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Traitors, profiteers or collaborators: ‘The Jewish Council has long been judged too harshly’

For too long the Dutch collective memory has judged the Jewish Council too harshly. This perspective needs to be adjusted, Bart van der Boom argues in his new book ‘De politiek van het kleinste kwaad’ (lit. ‘The Politics of the Lesser Evil’).

The German occupiers established the Jewish Council of Amsterdam in 1941. Many of its members started out wanting to act in the interests of the Jewish population of Amsterdam and later all of the Netherlands. On the other hand, the Council was also used as an instrument by the occupying forces to enact anti-Jewish measures, and it eventually also assisted in the deportations.

After the war the Council was judged quite harshly, even in historical accounts. ‘The Jewish Council was an organisation of Jews that contributed to the persecution of Jews,’ says Van der Boom. ‘The obvious question has to be: What motivates a person to do that? In the 1960s and 1970s, historians Jacob Presser and Loe de Jong argued that it was probably to “avoid persecution themselves”. We have to remember that anyone who worked for the Council was given a temporary exemption from deportation.’

‘Little information available’

However, this perspective does not take into account that people had access to very little information during the Second World War, according to Van der Boom. ‘During the war, people only got half the story regarding what actually happened to the Jews who were deported. Everyone knew it was bad, but what they didn’t know was that all those who boarded the train would be killed immediately. That is why, for a long time, it was unclear whether the best strategy was obedience rather than resistance. The Jewish Council  is a good illustration of this. Members hoped that by cooperating they would be able to make the situation a little better, or at the very least ease some of the suffering.’

The department for Assistance to Deportees (Hulp aan Vertrekkenden) organised collections of supplies for people who were put on transport from Westerbork, for example. ‘People were clearly instructed on what to bring: working shoes, a warm coat and a sturdy rucksack,’ explains Van der Boom. ‘The Jewish Council went to great lengths to collect these supplies, but the rucksacks were all left behind on the platform at Auschwitz. It was a futile effort, but the council did not know that.’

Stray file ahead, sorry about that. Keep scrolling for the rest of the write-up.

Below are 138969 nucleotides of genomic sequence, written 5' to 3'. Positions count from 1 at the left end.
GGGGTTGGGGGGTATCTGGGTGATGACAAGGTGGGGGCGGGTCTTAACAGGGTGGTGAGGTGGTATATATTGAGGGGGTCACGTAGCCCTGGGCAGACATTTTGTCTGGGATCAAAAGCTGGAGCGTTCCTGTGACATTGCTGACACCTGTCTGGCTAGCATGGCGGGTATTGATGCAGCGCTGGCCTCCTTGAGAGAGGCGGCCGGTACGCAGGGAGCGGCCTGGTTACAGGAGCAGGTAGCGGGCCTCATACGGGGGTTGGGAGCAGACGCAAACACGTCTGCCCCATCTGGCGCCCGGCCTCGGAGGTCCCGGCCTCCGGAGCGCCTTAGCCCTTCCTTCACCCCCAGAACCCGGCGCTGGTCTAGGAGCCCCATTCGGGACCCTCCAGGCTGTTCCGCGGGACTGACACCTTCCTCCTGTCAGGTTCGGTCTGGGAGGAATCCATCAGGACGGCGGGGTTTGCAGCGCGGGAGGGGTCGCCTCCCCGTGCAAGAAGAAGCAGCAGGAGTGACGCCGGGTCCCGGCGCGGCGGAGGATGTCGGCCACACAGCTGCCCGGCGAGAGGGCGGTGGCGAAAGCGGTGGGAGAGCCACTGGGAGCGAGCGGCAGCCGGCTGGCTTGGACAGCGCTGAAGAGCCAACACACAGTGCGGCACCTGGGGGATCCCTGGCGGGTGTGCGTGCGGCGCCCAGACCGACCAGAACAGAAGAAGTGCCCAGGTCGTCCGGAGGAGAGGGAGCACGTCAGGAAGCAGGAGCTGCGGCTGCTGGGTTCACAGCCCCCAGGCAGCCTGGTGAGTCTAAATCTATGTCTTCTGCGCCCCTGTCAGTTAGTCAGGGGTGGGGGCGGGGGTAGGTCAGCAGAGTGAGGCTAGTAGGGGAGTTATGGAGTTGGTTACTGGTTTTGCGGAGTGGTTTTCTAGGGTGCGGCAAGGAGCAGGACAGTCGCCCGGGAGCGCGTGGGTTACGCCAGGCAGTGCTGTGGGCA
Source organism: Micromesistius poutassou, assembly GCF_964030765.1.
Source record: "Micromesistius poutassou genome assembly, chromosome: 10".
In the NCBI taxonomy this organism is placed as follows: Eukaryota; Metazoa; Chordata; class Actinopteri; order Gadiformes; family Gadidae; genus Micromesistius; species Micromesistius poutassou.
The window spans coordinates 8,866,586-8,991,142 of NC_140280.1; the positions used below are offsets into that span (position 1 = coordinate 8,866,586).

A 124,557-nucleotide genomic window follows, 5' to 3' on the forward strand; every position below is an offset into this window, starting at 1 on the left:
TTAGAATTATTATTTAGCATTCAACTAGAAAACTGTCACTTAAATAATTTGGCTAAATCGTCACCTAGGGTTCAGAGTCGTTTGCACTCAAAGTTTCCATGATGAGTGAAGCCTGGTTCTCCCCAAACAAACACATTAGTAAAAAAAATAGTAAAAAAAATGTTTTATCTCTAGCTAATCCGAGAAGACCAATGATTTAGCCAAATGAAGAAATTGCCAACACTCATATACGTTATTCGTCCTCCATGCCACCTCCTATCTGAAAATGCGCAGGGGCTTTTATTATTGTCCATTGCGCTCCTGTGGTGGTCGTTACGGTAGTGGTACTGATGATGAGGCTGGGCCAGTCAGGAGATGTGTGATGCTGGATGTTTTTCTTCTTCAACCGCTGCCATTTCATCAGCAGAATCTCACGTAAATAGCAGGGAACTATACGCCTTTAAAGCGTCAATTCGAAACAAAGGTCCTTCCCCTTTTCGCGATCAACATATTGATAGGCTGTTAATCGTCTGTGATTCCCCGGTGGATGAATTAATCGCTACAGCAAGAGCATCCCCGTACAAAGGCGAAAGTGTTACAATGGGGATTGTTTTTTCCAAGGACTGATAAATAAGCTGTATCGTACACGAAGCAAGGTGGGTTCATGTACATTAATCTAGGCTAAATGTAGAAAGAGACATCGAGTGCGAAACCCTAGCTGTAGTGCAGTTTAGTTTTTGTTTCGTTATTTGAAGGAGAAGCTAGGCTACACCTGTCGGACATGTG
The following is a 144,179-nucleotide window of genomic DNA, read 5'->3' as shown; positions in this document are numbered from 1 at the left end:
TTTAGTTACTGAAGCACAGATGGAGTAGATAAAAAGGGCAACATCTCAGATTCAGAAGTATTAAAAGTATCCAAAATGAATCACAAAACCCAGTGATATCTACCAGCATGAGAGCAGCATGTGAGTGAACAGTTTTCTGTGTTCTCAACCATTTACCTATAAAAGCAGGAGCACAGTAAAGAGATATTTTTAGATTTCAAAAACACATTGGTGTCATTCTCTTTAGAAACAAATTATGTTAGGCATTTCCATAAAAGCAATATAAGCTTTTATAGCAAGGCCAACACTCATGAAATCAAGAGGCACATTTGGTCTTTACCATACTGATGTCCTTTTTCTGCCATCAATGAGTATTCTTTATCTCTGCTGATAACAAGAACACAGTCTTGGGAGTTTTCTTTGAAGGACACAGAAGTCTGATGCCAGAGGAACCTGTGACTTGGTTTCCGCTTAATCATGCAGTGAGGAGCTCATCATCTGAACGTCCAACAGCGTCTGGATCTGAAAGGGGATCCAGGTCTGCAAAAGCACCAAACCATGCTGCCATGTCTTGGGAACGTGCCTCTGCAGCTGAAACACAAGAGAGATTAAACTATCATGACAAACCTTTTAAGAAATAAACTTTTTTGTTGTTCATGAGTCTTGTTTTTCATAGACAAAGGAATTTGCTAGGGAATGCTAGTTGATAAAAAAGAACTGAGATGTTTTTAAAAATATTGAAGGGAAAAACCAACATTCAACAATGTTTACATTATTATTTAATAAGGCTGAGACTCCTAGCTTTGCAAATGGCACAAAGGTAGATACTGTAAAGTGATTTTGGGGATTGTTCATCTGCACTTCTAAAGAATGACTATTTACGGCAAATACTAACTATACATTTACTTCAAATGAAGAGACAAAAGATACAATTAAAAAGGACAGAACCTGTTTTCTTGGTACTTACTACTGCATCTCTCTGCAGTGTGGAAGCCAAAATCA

The Jewish council did not know that it was a futile effort

The fact that the Jewish Council was still judged for its actions regardless of their lack of information, is partly due to the hindsight bias, according to Van der Boom. ‘Hindsight bias is a well-known psychological phenomenon meaning that, with hindsight, it is very difficult for people to look back and recall that they made wrong assumptions. People tend to think they foresaw things better than they did in reality, especially in the case of major catastrophes. That is why, after the war, it is difficult to imagine how people could not realise obedience was a disastrous strategy.’

Adjusting the collective memory

In his book, Van der Boom tries to argue that the decisions made by the Jewish Council made sense in the context of the time. ‘Historians do not exist to pass moral judgement, but I do attempt to view things from the perspective of the Jewish Council and explain why its strategies were at the time not so crazy compared to how they are viewed now. There is, of course, a kind of justification in that. Society views this subject through the lens of an outdated collective memory and I want to change that.’

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